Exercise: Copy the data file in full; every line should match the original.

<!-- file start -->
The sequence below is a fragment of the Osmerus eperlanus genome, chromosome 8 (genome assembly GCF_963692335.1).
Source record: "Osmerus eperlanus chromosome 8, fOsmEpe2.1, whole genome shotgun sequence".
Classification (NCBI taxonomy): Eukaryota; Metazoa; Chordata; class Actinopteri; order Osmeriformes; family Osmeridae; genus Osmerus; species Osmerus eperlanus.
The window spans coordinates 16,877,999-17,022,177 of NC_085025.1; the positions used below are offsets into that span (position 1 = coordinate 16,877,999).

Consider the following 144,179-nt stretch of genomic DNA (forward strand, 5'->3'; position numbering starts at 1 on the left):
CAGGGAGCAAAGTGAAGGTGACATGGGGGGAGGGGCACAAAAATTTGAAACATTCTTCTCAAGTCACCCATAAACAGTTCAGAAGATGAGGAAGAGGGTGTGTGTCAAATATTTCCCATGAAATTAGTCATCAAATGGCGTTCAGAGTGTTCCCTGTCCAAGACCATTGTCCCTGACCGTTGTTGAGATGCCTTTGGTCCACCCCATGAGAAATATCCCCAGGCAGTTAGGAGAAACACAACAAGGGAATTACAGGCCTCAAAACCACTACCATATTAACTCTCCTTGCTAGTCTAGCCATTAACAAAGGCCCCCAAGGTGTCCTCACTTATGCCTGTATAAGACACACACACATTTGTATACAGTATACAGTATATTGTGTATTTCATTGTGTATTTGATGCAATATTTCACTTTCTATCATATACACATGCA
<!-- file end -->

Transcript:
The sequence below is a fragment of the Osmerus eperlanus genome, chromosome 8 (genome assembly GCF_963692335.1).
Source record: "Osmerus eperlanus chromosome 8, fOsmEpe2.1, whole genome shotgun sequence".
Classification (NCBI taxonomy): Eukaryota; Metazoa; Chordata; class Actinopteri; order Osmeriformes; family Osmeridae; genus Osmerus; species Osmerus eperlanus.
The window spans coordinates 16,877,999-17,022,177 of NC_085025.1; the positions used below are offsets into that span (position 1 = coordinate 16,877,999).

Consider the following 144,179-nt stretch of genomic DNA (forward strand, 5'->3'; position numbering starts at 1 on the left):
CAGGGAGCAAAGTGAAGGTGACATGGGGGGAGGGGCACAAAAATTTGAAACATTCTTCTCAAGTCACCCATAAACAGTTCAGAAGATGAGGAAGAGGGTGTGTGTCAAATATTTCCCATGAAATTAGTCATCAAATGGCGTTCAGAGTGTTCCCTGTCCAAGACCATTGTCCCTGACCGTTGTTGAGATGCCTTTGGTCCACCCCATGAGAAATATCCCCAGGCAGTTAGGAGAAACACAACAAGGGAATTACAGGCCTCAAAACCACTACCATATTAACTCTCCTTGCTAGTCTAGCCATTAACAAAGGCCCCCAAGGTGTCCTCACTTATGCCTGTATAAGACACACACACATTTGTATACAGTATACAGTATATTGTGTATTTCATTGTGTATTTGATGCAATATTTCACTTTCTATCATATACACATGCA